Union Pushing Transit on Diesel Fumes

Dorota Nigro is the widow of Local 100 member Tony Nigro, who died of lung cancer after many years working as a Bus Maintainer indoors at the Mike Quill Depot
Dorota Nigro is the widow of Local 100 member Tony Nigro, who died of lung cancer after many years working as a Bus Maintainer indoors at the Mike Quill Depot

“I’ve watched my friends die because of diesel fumes,” he said. “I’ve watched families torn apart. I’ve gone to funerals where daughters and sons are crying for their parents.”

Mr. Boro addressed a woman in the audience whose husband, Anthony Nigro, passed away after spending 28 years as a Metropolitan Transportation Authority Mechanic.

“Tony...had about 28 years in the system,” he said. “He retired. After about two months, he was diagnosed with lung cancer. A couple months later, he passed away.”

Dorota Nigro explained in an interview that for decades, her husband had worked a morning shift at Michael J. Quill Depot in midtown Manhattan, an older facility that is less well-ventilated and whose garage sits slightly underground. During his 5 a.m. shift, he’d breathe in the fumes from 200-300 buses.

‘Cancer Environmental’

She acknowledged that her husband had once smoked, but said he quit about 23 years before his diagnosis. Many medical researchers believe that 15 years after quitting smoking, the risk of lung cancer falls to roughly that of the general population.

An oncologist told Ms. Nigro he didn’t think the smoking did it.

“The doctor told me, ‘You get yourself a good lawyer,’” Ms. Nigro recalled. “‘Your husband’s cancer is environmental.’”

She said she visited the garage after her husband’s death, and believed the doctor’s claim.

“I was in the garage five minutes. I could taste in the palate of my mouth the soot, the diesel,” she said, observing the black dust that coated the walls. “I asked his partner, I said, ‘Steve, is that what we’re breathing in?’ He said, ‘We’ve been here so long, we don’t smell [it anymore], we don’t taste.’”

The experts at the panel, including prominent occupational-medicine physicians, said it’s time to better protect workers from the effects of diesel fumes, which can cause other respiratory ailments, including Chronic Obstructive Pulmonary Disease (COPD), stroke and cardiovascular illness, and various other life-threatening diseases. More than a million workers around the country are exposed on the job.

EPA, NIOSH Less Certain

While the International Agency for Research on Cancer at the WHO classified diesel exhaust as a definite carcinogen in June 2012, the U.S. Environmental Protection Agency is not as certain, calling it only “likely” to cause cancer in humans. The National Institute for Occupational Safety and Health (NIOSH) has also been conservative, finding it merely a “potential” occupational carcinogen.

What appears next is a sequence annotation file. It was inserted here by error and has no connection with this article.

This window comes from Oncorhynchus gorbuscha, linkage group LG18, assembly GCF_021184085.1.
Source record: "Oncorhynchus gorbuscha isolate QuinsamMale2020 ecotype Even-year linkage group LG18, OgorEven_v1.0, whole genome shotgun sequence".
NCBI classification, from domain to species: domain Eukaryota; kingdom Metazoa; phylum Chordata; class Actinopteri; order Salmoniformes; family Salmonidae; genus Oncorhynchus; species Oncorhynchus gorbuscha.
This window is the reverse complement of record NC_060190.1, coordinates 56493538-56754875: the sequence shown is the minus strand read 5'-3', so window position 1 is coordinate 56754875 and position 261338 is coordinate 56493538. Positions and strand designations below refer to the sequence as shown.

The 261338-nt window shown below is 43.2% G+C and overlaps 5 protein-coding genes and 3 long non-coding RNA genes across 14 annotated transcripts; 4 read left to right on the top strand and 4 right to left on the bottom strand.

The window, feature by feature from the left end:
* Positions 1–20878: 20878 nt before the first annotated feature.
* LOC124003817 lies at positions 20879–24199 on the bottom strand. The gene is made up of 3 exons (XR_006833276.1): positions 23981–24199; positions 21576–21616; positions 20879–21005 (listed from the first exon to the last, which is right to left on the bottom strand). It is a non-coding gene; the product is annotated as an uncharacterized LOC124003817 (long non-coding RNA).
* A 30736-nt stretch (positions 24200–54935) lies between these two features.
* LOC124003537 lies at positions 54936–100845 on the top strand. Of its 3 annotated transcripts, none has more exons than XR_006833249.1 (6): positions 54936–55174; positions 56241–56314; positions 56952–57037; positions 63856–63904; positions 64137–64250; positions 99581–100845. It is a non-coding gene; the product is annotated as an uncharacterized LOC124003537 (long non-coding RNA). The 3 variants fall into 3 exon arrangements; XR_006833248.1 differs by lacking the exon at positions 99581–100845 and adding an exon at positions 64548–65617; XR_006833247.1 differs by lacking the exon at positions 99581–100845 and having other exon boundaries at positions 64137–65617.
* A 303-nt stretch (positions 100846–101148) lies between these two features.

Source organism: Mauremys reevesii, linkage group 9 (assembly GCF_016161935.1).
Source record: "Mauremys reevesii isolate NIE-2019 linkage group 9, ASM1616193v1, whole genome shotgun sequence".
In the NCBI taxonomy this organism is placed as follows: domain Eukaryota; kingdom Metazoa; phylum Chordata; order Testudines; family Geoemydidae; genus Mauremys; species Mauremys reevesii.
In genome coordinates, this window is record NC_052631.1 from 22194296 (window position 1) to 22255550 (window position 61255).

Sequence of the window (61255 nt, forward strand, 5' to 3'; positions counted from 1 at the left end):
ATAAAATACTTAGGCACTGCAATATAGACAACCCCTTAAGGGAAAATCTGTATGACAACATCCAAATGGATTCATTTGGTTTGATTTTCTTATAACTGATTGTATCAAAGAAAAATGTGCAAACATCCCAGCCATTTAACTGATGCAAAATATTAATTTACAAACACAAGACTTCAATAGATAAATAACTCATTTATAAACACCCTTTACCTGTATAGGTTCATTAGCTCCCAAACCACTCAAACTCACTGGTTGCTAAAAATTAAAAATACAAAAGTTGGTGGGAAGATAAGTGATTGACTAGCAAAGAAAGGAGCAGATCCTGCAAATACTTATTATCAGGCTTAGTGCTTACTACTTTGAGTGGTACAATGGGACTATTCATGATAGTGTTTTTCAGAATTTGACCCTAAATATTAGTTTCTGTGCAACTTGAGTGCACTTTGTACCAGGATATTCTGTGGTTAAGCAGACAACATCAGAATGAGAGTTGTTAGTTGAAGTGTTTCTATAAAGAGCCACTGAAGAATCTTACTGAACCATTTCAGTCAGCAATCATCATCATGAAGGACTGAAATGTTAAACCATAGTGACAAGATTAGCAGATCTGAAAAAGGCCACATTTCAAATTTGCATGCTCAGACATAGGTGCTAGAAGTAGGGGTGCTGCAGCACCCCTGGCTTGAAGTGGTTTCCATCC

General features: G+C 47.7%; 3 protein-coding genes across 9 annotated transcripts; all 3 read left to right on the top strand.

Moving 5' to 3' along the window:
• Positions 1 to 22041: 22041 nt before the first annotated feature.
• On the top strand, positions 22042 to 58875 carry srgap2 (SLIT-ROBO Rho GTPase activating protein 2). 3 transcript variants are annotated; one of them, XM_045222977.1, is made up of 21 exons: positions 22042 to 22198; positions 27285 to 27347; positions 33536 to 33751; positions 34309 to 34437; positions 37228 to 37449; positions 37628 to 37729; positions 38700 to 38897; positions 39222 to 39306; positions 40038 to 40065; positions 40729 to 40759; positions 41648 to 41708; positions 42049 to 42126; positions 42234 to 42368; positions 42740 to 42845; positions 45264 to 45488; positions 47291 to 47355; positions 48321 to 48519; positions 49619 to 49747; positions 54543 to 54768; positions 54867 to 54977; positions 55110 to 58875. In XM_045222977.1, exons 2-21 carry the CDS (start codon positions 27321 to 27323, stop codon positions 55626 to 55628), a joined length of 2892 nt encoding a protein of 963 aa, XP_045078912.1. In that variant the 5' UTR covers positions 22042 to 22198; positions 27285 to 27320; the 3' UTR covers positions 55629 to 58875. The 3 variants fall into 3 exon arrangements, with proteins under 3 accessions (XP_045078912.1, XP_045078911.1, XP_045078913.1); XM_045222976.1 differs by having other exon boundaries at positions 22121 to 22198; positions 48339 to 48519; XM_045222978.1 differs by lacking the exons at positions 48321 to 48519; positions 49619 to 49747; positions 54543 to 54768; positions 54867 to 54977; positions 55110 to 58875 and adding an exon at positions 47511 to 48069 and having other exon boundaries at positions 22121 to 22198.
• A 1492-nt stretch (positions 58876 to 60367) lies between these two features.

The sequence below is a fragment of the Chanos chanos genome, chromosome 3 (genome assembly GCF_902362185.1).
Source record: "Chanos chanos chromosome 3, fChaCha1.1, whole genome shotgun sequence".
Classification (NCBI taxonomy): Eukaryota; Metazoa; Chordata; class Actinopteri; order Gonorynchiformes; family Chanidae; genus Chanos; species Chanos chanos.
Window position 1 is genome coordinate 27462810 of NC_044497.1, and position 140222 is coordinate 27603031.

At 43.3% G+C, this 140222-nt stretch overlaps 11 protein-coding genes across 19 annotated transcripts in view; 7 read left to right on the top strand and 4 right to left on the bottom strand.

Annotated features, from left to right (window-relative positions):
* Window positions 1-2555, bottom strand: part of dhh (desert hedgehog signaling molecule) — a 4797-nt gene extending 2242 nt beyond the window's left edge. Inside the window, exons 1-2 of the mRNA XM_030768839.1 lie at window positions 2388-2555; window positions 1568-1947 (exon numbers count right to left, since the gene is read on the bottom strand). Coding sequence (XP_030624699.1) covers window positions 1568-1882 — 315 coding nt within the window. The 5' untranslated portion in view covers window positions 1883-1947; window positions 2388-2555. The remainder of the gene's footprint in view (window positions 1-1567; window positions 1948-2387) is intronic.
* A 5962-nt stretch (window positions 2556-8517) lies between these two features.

But a major 2012 study by the National Cancer Institute and NIOSH followed 12,000 miners for 50 years and found that lung-cancer risk shot up as exposure levels rose, with non-smokers who were subjected to the highest levels seven times more likely to die of lung cancer than those least exposed.

The miners got especially high doses of the gas, but Mt. Sinai occupational health researcher Alice Freund said that some transit workers, including Mechanics, faced on-the-job levels above those of some of the miners.

On his safety rounds, Mr. Boro tells employees to protect against diesel exhaust by making sure their work spaces are properly aired out. He urges them to check maintenance records and ask how often filters are changed in the big fan-like structures in the depots called air-handling units.

Diesel ‘Crushed’ Filters

In the last year, he said, he discovered some work sites where diesel fumes had accumulated to startling levels. At one bus depot, he found that only two of 10 units functioned, and those two “were crushed in, caved in. They weren’t filtering anything. The air was just going around them.”

He was told the filters were changed once a year, which he called “a joke” in New York, where pollution can cause them to turn black within a month, eventually building up a quarter-inch-thick “carpet” of gunk that prevents the diesel fumes from being vented out of the building.

MTA spokesman Kevin Ortiz said of Mr. Boro’s comments,“The health and safety of our employees is a top priority, and as soon as we were made aware of these concerns, we took immediate action. Air monitoring was conducted by our Assistant Safety Contractor as well as a TWU Contractor, and the results were all acceptable. In addition, New York City Transit hired a consultant, an expert in the area of air filtration, and a report was just recently generated that includes recommendations for best operating and maintenance practices and procedures.”

To the MTA’s credit, Mr. Boro said that when he sent officials photos of the filtering system’s sorry state, the agency had safety people on the scene within an hour to begin fixing it.

But he said such improvements can be hard-won, sometimes dependent on finding a sympathetic manager who can help find the finances to solve a problem. The process can take years.

“I’m just gonna tell everybody: don’t give up the fight,” he said. “That’s the bottom bottom line.”